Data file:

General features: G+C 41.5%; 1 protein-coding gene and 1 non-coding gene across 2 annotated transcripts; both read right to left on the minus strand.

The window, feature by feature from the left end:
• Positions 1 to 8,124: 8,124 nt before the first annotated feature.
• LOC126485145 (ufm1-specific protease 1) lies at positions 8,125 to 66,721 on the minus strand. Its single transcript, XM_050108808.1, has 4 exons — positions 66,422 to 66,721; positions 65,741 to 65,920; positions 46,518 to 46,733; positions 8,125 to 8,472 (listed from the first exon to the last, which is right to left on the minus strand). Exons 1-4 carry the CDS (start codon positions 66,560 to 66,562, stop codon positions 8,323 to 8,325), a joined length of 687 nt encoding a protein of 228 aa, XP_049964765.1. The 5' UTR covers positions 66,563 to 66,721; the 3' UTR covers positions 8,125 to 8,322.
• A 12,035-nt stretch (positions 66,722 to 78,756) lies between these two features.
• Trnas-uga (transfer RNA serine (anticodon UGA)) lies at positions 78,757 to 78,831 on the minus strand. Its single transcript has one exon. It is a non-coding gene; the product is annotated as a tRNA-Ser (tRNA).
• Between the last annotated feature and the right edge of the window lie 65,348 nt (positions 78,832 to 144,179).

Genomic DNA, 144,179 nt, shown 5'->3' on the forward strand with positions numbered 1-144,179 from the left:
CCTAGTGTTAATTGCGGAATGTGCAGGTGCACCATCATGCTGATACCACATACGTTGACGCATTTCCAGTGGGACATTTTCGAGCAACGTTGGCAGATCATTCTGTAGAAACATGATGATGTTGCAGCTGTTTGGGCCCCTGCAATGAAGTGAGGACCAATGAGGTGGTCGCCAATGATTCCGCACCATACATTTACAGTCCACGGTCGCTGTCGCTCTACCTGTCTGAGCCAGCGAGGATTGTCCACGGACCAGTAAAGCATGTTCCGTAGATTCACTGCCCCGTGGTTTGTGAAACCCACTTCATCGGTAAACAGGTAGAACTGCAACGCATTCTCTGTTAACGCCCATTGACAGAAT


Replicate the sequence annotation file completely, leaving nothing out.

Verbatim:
General features: G+C 41.5%; 1 protein-coding gene and 1 non-coding gene across 2 annotated transcripts; both read right to left on the minus strand.

The window, feature by feature from the left end:
• Positions 1 to 8,124: 8,124 nt before the first annotated feature.
• LOC126485145 (ufm1-specific protease 1) lies at positions 8,125 to 66,721 on the minus strand. Its single transcript, XM_050108808.1, has 4 exons — positions 66,422 to 66,721; positions 65,741 to 65,920; positions 46,518 to 46,733; positions 8,125 to 8,472 (listed from the first exon to the last, which is right to left on the minus strand). Exons 1-4 carry the CDS (start codon positions 66,560 to 66,562, stop codon positions 8,323 to 8,325), a joined length of 687 nt encoding a protein of 228 aa, XP_049964765.1. The 5' UTR covers positions 66,563 to 66,721; the 3' UTR covers positions 8,125 to 8,322.
• A 12,035-nt stretch (positions 66,722 to 78,756) lies between these two features.
• Trnas-uga (transfer RNA serine (anticodon UGA)) lies at positions 78,757 to 78,831 on the minus strand. Its single transcript has one exon. It is a non-coding gene; the product is annotated as a tRNA-Ser (tRNA).
• Between the last annotated feature and the right edge of the window lie 65,348 nt (positions 78,832 to 144,179).

Genomic DNA, 144,179 nt, shown 5'->3' on the forward strand with positions numbered 1-144,179 from the left:
CCTAGTGTTAATTGCGGAATGTGCAGGTGCACCATCATGCTGATACCACATACGTTGACGCATTTCCAGTGGGACATTTTCGAGCAACGTTGGCAGATCATTCTGTAGAAACATGATGATGTTGCAGCTGTTTGGGCCCCTGCAATGAAGTGAGGACCAATGAGGTGGTCGCCAATGATTCCGCACCATACATTTACAGTCCACGGTCGCTGTCGCTCTACCTGTCTGAGCCAGCGAGGATTGTCCACGGACCAGTAAAGCATGTTCCGTAGATTCACTGCCCCGTGGTTTGTGAAACCCACTTCATCGGTAAACAGGTAGAACTGCAACGCATTCTCTGTTAACGCCCATTGACAGAAT